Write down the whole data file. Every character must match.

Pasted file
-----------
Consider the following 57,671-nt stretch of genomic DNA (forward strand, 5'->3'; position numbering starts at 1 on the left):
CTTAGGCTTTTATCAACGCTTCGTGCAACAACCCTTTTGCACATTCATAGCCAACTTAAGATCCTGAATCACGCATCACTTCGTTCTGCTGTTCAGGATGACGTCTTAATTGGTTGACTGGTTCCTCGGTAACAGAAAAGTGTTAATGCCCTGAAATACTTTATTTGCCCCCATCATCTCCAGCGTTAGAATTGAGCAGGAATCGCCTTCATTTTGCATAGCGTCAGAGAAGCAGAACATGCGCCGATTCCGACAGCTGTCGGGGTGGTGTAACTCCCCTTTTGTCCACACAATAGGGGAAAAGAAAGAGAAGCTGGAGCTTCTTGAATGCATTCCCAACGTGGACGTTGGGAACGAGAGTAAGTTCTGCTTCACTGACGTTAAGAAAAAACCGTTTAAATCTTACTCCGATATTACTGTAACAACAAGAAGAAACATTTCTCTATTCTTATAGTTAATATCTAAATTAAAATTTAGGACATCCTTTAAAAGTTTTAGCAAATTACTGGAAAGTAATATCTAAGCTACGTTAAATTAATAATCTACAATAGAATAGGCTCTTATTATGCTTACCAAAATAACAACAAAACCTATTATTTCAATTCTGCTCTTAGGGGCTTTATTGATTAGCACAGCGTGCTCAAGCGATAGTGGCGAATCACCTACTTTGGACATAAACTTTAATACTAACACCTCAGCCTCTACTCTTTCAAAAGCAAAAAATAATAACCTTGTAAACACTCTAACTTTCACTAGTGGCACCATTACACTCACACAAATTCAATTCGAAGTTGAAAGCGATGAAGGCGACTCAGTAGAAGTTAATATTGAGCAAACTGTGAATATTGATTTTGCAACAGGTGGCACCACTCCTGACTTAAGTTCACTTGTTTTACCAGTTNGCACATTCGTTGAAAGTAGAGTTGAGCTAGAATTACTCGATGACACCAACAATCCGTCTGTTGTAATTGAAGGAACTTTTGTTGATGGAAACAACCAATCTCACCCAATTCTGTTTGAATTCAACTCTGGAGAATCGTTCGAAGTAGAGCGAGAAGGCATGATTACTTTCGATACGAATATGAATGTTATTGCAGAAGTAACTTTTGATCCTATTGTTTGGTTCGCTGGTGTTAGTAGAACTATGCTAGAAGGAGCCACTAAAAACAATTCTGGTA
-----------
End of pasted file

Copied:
Consider the following 57,671-nt stretch of genomic DNA (forward strand, 5'->3'; position numbering starts at 1 on the left):
CTTAGGCTTTTATCAACGCTTCGTGCAACAACCCTTTTGCACATTCATAGCCAACTTAAGATCCTGAATCACGCATCACTTCGTTCTGCTGTTCAGGATGACGTCTTAATTGGTTGACTGGTTCCTCGGTAACAGAAAAGTGTTAATGCCCTGAAATACTTTATTTGCCCCCATCATCTCCAGCGTTAGAATTGAGCAGGAATCGCCTTCATTTTGCATAGCGTCAGAGAAGCAGAACATGCGCCGATTCCGACAGCTGTCGGGGTGGTGTAACTCCCCTTTTGTCCACACAATAGGGGAAAAGAAAGAGAAGCTGGAGCTTCTTGAATGCATTCCCAACGTGGACGTTGGGAACGAGAGTAAGTTCTGCTTCACTGACGTTAAGAAAAAACCGTTTAAATCTTACTCCGATATTACTGTAACAACAAGAAGAAACATTTCTCTATTCTTATAGTTAATATCTAAATTAAAATTTAGGACATCCTTTAAAAGTTTTAGCAAATTACTGGAAAGTAATATCTAAGCTACGTTAAATTAATAATCTACAATAGAATAGGCTCTTATTATGCTTACCAAAATAACAACAAAACCTATTATTTCAATTCTGCTCTTAGGGGCTTTATTGATTAGCACAGCGTGCTCAAGCGATAGTGGCGAATCACCTACTTTGGACATAAACTTTAATACTAACACCTCAGCCTCTACTCTTTCAAAAGCAAAAAATAATAACCTTGTAAACACTCTAACTTTCACTAGTGGCACCATTACACTCACACAAATTCAATTCGAAGTTGAAAGCGATGAAGGCGACTCAGTAGAAGTTAATATTGAGCAAACTGTGAATATTGATTTTGCAACAGGTGGCACCACTCCTGACTTAAGTTCACTTGTTTTACCAGTTNGCACATTCGTTGAAAGTAGAGTTGAGCTAGAATTACTCGATGACACCAACAATCCGTCTGTTGTAATTGAAGGAACTTTTGTTGATGGAAACAACCAATCTCACCCAATTCTGTTTGAATTCAACTCTGGAGAATCGTTCGAAGTAGAGCGAGAAGGCATGATTACTTTCGATACGAATATGAATGTTATTGCAGAAGTAACTTTTGATCCTATTGTTTGGTTCGCTGGTGTTAGTAGAACTATGCTAGAAGGAGCCACTAAAAACAATTCTGGTA